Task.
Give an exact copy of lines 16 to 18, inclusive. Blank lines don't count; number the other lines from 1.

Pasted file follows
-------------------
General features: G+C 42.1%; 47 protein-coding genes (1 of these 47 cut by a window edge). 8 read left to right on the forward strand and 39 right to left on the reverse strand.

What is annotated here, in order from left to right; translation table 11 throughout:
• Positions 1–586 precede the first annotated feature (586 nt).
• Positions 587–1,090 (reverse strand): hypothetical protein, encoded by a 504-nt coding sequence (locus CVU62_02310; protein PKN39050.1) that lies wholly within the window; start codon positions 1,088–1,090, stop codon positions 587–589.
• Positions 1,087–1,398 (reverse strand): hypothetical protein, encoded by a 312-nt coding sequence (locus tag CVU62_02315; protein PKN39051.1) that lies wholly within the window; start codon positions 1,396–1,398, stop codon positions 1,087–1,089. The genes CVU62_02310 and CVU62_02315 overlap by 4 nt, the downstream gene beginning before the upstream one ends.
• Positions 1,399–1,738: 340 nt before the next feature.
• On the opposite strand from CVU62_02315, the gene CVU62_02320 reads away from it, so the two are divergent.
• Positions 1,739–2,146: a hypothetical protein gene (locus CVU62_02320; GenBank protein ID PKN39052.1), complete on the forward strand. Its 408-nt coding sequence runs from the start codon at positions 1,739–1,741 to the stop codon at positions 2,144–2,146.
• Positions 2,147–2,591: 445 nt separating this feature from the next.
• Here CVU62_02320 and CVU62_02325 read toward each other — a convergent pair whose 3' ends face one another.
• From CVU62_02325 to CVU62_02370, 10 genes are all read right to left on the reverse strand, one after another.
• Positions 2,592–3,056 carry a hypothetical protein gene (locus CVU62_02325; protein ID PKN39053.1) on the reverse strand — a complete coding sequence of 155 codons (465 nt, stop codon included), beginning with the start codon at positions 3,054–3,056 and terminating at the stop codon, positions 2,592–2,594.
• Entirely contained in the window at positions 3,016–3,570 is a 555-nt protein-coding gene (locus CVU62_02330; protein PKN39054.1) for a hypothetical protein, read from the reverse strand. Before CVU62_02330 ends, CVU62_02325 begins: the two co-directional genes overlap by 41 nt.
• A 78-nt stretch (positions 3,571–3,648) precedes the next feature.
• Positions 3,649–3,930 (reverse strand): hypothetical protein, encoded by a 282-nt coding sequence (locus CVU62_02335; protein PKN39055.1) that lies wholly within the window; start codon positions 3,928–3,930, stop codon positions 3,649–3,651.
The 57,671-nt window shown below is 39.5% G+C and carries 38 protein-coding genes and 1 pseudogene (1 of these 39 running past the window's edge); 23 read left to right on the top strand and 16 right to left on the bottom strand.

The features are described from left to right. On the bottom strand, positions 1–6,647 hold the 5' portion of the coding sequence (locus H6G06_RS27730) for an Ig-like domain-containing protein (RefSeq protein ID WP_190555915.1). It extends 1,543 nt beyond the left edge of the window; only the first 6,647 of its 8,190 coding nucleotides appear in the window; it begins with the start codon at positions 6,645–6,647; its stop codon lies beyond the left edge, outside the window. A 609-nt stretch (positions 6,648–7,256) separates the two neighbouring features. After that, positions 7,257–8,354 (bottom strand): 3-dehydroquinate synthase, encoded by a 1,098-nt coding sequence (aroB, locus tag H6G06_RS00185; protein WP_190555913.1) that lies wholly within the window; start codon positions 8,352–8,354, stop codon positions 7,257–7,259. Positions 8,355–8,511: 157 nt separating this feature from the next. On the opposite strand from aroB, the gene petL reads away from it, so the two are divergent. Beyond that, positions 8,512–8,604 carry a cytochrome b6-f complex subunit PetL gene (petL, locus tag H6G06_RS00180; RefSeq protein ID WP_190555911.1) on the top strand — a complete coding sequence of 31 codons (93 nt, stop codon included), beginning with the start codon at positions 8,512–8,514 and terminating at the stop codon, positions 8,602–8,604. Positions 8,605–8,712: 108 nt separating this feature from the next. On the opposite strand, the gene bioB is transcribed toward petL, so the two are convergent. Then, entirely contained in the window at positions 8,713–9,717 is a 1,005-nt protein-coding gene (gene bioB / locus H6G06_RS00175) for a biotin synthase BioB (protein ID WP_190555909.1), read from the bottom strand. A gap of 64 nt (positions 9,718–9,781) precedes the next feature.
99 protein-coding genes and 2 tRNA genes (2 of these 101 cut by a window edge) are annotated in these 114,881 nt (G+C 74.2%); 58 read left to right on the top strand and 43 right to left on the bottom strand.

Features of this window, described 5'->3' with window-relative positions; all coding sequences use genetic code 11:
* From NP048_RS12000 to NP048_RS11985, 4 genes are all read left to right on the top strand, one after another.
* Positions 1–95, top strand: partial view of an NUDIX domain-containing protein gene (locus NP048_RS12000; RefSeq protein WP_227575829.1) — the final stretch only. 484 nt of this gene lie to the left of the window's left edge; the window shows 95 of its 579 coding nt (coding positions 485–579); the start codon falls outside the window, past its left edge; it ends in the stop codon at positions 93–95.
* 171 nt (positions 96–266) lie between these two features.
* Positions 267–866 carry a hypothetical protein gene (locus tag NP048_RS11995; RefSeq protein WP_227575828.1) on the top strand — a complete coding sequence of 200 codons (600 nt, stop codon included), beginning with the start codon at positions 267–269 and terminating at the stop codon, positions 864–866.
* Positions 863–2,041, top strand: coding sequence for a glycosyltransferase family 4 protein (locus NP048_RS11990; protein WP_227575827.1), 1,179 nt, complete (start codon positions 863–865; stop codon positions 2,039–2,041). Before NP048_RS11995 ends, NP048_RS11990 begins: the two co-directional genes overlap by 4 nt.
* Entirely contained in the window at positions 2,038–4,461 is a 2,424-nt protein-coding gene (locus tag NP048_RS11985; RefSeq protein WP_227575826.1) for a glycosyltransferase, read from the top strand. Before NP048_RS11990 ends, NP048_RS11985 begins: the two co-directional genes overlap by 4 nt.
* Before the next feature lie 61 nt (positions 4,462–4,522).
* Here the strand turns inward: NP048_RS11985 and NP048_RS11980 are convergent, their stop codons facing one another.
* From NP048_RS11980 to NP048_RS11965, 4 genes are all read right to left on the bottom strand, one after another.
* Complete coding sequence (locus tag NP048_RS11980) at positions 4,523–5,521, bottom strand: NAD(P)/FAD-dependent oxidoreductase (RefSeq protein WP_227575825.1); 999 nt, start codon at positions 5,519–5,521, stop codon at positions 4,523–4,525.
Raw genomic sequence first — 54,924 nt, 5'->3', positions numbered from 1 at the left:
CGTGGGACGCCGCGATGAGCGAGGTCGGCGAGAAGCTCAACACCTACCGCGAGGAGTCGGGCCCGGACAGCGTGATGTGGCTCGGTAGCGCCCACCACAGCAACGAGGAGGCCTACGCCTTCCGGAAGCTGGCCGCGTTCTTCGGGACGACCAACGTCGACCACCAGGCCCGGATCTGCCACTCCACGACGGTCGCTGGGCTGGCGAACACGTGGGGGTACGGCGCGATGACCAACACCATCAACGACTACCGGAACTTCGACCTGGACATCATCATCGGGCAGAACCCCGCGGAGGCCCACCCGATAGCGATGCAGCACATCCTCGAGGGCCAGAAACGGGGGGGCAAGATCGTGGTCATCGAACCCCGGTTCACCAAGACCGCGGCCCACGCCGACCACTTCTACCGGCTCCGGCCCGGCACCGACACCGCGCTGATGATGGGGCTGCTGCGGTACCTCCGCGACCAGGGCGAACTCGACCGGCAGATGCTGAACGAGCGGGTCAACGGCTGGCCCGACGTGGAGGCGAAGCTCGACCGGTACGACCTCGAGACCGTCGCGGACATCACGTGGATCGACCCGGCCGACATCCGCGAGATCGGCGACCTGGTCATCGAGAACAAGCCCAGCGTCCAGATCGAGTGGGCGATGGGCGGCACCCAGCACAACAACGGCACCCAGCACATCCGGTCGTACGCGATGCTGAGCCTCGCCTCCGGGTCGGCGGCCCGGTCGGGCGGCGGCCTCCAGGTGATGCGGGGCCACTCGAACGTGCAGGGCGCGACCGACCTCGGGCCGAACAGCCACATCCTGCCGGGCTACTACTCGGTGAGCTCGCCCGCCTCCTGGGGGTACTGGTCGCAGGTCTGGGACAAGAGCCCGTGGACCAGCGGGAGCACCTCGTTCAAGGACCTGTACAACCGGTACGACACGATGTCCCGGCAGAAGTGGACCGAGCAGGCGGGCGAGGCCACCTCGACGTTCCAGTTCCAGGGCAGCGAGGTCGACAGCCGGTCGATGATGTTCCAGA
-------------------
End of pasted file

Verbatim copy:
The 57,671-nt window shown below is 39.5% G+C and carries 38 protein-coding genes and 1 pseudogene (1 of these 39 running past the window's edge); 23 read left to right on the top strand and 16 right to left on the bottom strand.

The features are described from left to right. On the bottom strand, positions 1–6,647 hold the 5' portion of the coding sequence (locus H6G06_RS27730) for an Ig-like domain-containing protein (RefSeq protein ID WP_190555915.1). It extends 1,543 nt beyond the left edge of the window; only the first 6,647 of its 8,190 coding nucleotides appear in the window; it begins with the start codon at positions 6,645–6,647; its stop codon lies beyond the left edge, outside the window. A 609-nt stretch (positions 6,648–7,256) separates the two neighbouring features. After that, positions 7,257–8,354 (bottom strand): 3-dehydroquinate synthase, encoded by a 1,098-nt coding sequence (aroB, locus tag H6G06_RS00185; protein WP_190555913.1) that lies wholly within the window; start codon positions 8,352–8,354, stop codon positions 7,257–7,259. Positions 8,355–8,511: 157 nt separating this feature from the next. On the opposite strand from aroB, the gene petL reads away from it, so the two are divergent. Beyond that, positions 8,512–8,604 carry a cytochrome b6-f complex subunit PetL gene (petL, locus tag H6G06_RS00180; RefSeq protein ID WP_190555911.1) on the top strand — a complete coding sequence of 31 codons (93 nt, stop codon included), beginning with the start codon at positions 8,512–8,514 and terminating at the stop codon, positions 8,602–8,604. Positions 8,605–8,712: 108 nt separating this feature from the next. On the opposite strand, the gene bioB is transcribed toward petL, so the two are convergent. Then, entirely contained in the window at positions 8,713–9,717 is a 1,005-nt protein-coding gene (gene bioB / locus H6G06_RS00175) for a biotin synthase BioB (protein ID WP_190555909.1), read from the bottom strand. A gap of 64 nt (positions 9,718–9,781) precedes the next feature.
99 protein-coding genes and 2 tRNA genes (2 of these 101 cut by a window edge) are annotated in these 114,881 nt (G+C 74.2%); 58 read left to right on the top strand and 43 right to left on the bottom strand.